One recent Sunday, Qi Wei and his parents walked into Beijing's Landao Department Store and plunked down $1,920 for a Tianxi PC. Built by Legend Holdings Ltd., China's foremost computer maker, Qi's new toy features the latest Pentium III chip, a 56k modem, and a DVD player. What really caught the 14-year-old's eye, however, was the digital pen that allows him to write Chinese-character e-mails. "Cool," said Qi.
For now, Legend has a good grip on customer Qi. But to keep him coming back, it will need to do even better. Sure, Legend has made remarkable progress since its founding in Beijing 16 years ago. It controls 21.5% of the domestic PC market and is now dominant in the Asia-Pacific region outside Japan. In 1999, reckons Goldman, Sachs & Co., Hong Kong-listed Legend made $58 million on revenues of $2.2 billion. But impressive numbers tell only half the story: A majority of Legend is state-owned, and it has prospered behind protectionist walls flung up by its patrons in Beijing.
Not for much longer. Later this year, China probably will enter the World Trade Organization. Then it will have to start knocking down those walls and give IBM, Hewlett-Packard, and Dell a fighting chance to compete effectively against Legend on the mainland. Equally ominous, these Western rivals had their Net strategies in place years ago and are used to operating in an industry where margins are wafer-thin and the next big thing is yesterday's news. "We are facing serious challenges with the advent of the Internet," says Legend Holdings Ltd. CEO Liu Chuanzhi. "Chinese PC makers lag behind international companies."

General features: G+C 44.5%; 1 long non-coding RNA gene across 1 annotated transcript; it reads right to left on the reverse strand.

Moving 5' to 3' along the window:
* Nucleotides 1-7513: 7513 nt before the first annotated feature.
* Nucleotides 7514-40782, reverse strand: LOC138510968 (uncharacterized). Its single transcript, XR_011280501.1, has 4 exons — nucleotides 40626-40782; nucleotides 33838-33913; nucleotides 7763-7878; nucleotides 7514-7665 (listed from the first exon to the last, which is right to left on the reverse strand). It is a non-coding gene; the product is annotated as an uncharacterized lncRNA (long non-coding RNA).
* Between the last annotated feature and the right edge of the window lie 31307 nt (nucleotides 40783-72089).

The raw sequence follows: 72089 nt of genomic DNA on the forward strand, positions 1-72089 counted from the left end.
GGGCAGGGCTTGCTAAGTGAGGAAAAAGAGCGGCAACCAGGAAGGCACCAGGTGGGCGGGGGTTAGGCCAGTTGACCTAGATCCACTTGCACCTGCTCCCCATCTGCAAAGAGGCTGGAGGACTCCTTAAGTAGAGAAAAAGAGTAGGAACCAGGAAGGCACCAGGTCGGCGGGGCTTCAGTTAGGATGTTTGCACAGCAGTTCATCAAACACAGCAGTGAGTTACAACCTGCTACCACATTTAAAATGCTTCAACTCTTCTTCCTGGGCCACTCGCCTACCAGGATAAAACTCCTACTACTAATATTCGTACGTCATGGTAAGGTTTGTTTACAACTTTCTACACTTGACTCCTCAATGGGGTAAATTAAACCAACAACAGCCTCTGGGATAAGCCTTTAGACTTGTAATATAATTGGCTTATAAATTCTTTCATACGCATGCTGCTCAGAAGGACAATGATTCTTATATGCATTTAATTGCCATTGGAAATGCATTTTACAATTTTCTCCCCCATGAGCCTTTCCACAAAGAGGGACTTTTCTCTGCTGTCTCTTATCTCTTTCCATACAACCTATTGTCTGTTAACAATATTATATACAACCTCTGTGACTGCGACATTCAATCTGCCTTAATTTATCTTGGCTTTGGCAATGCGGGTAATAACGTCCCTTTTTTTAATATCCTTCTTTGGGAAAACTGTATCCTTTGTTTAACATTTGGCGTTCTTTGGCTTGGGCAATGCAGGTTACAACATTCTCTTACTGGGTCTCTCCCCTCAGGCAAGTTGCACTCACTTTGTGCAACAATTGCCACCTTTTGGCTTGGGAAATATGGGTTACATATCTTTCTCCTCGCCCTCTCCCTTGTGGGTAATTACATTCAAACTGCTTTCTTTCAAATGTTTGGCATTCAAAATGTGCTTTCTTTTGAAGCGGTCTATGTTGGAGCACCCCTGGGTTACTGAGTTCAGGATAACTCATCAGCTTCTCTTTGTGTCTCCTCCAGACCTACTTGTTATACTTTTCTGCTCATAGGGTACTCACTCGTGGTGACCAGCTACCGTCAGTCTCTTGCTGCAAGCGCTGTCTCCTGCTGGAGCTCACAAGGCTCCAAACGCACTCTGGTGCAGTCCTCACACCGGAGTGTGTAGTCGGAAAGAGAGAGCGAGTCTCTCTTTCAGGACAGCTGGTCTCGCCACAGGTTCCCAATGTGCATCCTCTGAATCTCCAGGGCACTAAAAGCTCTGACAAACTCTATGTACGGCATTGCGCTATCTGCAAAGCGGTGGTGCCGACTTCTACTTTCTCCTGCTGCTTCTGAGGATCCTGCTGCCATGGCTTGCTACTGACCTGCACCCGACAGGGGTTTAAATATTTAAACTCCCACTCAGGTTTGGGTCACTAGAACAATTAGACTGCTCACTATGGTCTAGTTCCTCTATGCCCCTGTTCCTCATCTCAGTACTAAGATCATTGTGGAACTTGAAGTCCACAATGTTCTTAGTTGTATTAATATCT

SPLIT DECISION. Legend's goal: morph from stodgy hardware manufacturer into nimble New Economy player. In April, top brass announced the company would split in two. Legend Computer Systems Ltd. will focus on the hardware and distribution business and move into wireless devices, Net service, and portals. Legend Digital China will develop e-commerce software and services. "We're trying to ensure employees understand that the Net, not the computer, will lead our development," says Legend Digital China President Guo Wei, 37. To lure young brainpower, Legend is sweetening its Hong Kong-listed stock-option program.
The Web remains in its infancy in China. But it's a fast-growing infant: By yearend, surfers are expected to double in number, to 20 million. Legend wants a piece of that. First step is to make all its products Internet-enabled. Buyers of the Tianxi PC get a year of free Net access through China Telecom Ltd., the nation's largest service provider. Special keys take users to popular sites, e-mail, and technical support menus. Next up: a line of palmtops, developed with Motorola Inc., featuring wireless Net access.
Legend also has embarked on a foray into set-top boxes that allow people to surf with their TVs. The $421 Stock Easy gadget, for example, lets users do online trading and access market trends and company data. Eager to exploit China's 80 million cable subscribers, Legend has teamed up with Richard Li's Pacific Century CyberWorks Ltd. to develop a broadband cable service.